When your business is growing, you have a good reason to celebrate – but you’re going to want to make it quick.
While growth gives business owners a few worries to scratch off the list of things that keep them up at night, there are plenty of new concerns rushing in to take their place.
Problems associated with business growth are good problems to have, considering the alternative. But if it’s your business that’s taking off, it’s important to recognize that the practices that got you here are not necessarily going to work as you expand. You want to be nimble enough to take on the competition and keep up with changes in the marketplace, but you’ve also got to manage doing it all on a different scale.
You’re going to need help. As you begin to scale up to accommodate the needs of a bigger company, your payroll processing needs are going to be different. Here are a few key challenges:
When you’re in growth mode, you need a payroll process that can grow with you. And whether you do your payroll tax in-house or use a third-party provider, if your growth has you moving across state lines you need to be sure that you are prepared to handle the payroll tax requirements of a multistate workforce.
If you handle payroll taxes that branch out into other states, you will need to research the laws as each state has different deadlines and reporting requirements.
State unemployment insurance (SUI) tax is subject to complicated rules. For example, employees who are fully remote and work in different states pay SUI taxes to their home state instead of their work state. If an employee lives in one state, but works in another, the work state will receive the taxes. In a temporary transfer to a new state, SUI is paid to the permanent work state. For work done in multiple states, the SUI is paid to the state where the work is based.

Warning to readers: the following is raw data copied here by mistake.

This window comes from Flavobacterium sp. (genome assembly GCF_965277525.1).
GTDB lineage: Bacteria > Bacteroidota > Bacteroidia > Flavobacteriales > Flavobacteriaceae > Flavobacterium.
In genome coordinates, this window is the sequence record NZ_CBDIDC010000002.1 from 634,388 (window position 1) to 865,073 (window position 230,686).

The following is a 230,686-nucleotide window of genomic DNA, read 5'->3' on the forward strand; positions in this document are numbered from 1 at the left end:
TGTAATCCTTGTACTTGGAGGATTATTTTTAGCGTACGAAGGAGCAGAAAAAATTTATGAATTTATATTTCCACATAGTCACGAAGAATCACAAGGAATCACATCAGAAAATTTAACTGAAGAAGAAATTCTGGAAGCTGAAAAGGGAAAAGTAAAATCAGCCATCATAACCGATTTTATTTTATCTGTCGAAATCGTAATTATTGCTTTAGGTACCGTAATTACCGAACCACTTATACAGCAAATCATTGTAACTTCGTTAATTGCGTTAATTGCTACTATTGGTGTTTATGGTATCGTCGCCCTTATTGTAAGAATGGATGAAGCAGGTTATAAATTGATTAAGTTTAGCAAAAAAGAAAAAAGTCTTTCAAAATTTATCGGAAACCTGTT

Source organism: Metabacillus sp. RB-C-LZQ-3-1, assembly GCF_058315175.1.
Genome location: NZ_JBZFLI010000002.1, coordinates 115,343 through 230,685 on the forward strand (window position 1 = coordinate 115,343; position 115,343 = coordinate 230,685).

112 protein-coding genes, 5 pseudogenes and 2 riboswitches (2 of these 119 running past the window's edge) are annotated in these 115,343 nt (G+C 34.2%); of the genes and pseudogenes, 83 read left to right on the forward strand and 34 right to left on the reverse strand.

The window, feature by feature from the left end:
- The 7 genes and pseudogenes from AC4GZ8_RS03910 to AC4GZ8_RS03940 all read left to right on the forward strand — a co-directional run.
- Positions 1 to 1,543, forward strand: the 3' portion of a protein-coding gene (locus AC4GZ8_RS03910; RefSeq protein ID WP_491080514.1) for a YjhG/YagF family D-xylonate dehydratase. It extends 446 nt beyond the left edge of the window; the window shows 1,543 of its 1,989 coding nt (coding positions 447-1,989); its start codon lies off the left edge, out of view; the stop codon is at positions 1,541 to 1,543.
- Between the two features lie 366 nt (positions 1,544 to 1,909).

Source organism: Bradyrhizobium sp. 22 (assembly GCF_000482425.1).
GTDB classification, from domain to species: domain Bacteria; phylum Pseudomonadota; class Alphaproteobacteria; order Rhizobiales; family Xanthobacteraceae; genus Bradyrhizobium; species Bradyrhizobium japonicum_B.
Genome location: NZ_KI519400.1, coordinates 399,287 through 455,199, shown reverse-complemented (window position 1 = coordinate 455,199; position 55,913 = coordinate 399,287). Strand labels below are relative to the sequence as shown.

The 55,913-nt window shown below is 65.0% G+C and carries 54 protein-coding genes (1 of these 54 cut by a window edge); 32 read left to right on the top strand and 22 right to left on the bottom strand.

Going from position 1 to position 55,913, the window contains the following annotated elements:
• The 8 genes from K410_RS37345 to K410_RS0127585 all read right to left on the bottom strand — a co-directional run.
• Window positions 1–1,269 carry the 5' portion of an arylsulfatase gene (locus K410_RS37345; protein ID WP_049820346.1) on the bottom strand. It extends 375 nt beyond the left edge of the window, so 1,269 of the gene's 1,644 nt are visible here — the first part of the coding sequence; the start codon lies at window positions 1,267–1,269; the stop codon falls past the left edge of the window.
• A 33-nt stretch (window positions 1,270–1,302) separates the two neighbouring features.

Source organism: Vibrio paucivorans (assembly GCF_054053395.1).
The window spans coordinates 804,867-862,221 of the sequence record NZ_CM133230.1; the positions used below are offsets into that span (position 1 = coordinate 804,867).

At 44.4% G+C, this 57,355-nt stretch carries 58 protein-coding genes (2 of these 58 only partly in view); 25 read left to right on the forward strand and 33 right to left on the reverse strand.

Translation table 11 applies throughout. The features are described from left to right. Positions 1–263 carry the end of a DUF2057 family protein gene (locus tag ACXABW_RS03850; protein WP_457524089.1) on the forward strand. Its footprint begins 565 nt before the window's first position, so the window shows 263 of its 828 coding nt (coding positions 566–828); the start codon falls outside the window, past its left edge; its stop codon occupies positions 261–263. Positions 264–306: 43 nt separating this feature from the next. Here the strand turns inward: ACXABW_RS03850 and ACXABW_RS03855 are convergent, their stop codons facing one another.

Workers such as truck drivers, health-care employees, entertainers and professional athletes can present very complicated multistate tax issues. Some will end up owing taxes in several states. It’s a head-spinning collection of deadlines and calculations.
Check out reciprocal agreements that ensure that employees who live in one state and work in another are not double taxed. Arizona, for example, has reciprocal agreements with California, Indiana, Oregon, Virginia and Washington, D.C. Other states have no reciprocal agreements. Do your homework. For more information, access Payroll Tax Management’s whitepaper on Multistate Payroll Taxes here.
ACH direct deposit payments are an important part of a growing payroll. You want to be sure that your employees have access to their money quickly, safely and without snags. Finding the right provider is key. Should you use a third-party provider or a bank?
ACH specialists often work longer hours than bankers and are able to provide the customer service necessary in a pinch. Processing specialists can extend ACH processing time and reduce the risk of mistakes. Most banks cut off processing at around 3 p.m. in their local time.
Banks typically charge higher fees than ACH specialists. Banks usually charge about 10 to 15 cents per transaction while ACH providers can charge half that amount or at least beat bank prices by 10%.
At FBG Holdings, we are committed to providing solutions for growing companies across the entire landscape of compensation issues. Our subsidiaries Payroll Tax Management and Cachet Financial Services’ partnership with CyberPay works to provide you with a broad array of solutions across payroll, payroll tax management, and ACH direct deposit payroll processing.
To learn more about FBG family of companies, visit our website at www.fbgholdings.com.